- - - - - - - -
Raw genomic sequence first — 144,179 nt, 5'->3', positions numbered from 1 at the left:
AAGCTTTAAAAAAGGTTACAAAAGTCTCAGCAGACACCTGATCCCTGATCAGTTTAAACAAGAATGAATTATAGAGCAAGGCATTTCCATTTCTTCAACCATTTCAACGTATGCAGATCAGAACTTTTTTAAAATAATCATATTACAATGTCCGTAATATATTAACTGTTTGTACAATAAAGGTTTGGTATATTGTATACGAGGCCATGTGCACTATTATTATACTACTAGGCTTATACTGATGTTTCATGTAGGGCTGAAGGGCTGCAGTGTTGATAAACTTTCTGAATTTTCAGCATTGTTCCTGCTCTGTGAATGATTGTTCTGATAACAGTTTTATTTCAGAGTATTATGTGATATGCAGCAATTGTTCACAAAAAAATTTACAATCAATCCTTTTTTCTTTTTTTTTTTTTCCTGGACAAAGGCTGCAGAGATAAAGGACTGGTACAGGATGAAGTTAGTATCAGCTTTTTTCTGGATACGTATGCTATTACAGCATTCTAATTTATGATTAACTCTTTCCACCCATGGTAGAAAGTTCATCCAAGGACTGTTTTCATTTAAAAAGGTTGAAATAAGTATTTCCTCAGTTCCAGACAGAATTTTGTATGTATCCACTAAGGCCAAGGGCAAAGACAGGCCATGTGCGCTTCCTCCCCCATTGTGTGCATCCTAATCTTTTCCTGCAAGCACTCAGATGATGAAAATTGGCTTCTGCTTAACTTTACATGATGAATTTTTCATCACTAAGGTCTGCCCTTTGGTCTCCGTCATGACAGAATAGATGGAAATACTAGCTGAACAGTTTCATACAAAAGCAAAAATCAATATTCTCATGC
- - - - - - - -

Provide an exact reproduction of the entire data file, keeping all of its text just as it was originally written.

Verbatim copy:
Raw genomic sequence first — 144,179 nt, 5'->3', positions numbered from 1 at the left:
AAGCTTTAAAAAAGGTTACAAAAGTCTCAGCAGACACCTGATCCCTGATCAGTTTAAACAAGAATGAATTATAGAGCAAGGCATTTCCATTTCTTCAACCATTTCAACGTATGCAGATCAGAACTTTTTTAAAATAATCATATTACAATGTCCGTAATATATTAACTGTTTGTACAATAAAGGTTTGGTATATTGTATACGAGGCCATGTGCACTATTATTATACTACTAGGCTTATACTGATGTTTCATGTAGGGCTGAAGGGCTGCAGTGTTGATAAACTTTCTGAATTTTCAGCATTGTTCCTGCTCTGTGAATGATTGTTCTGATAACAGTTTTATTTCAGAGTATTATGTGATATGCAGCAATTGTTCACAAAAAAATTTACAATCAATCCTTTTTTCTTTTTTTTTTTTTCCTGGACAAAGGCTGCAGAGATAAAGGACTGGTACAGGATGAAGTTAGTATCAGCTTTTTTCTGGATACGTATGCTATTACAGCATTCTAATTTATGATTAACTCTTTCCACCCATGGTAGAAAGTTCATCCAAGGACTGTTTTCATTTAAAAAGGTTGAAATAAGTATTTCCTCAGTTCCAGACAGAATTTTGTATGTATCCACTAAGGCCAAGGGCAAAGACAGGCCATGTGCGCTTCCTCCCCCATTGTGTGCATCCTAATCTTTTCCTGCAAGCACTCAGATGATGAAAATTGGCTTCTGCTTAACTTTACATGATGAATTTTTCATCACTAAGGTCTGCCCTTTGGTCTCCGTCATGACAGAATAGATGGAAATACTAGCTGAACAGTTTCATACAAAAGCAAAAATCAATATTCTCATGC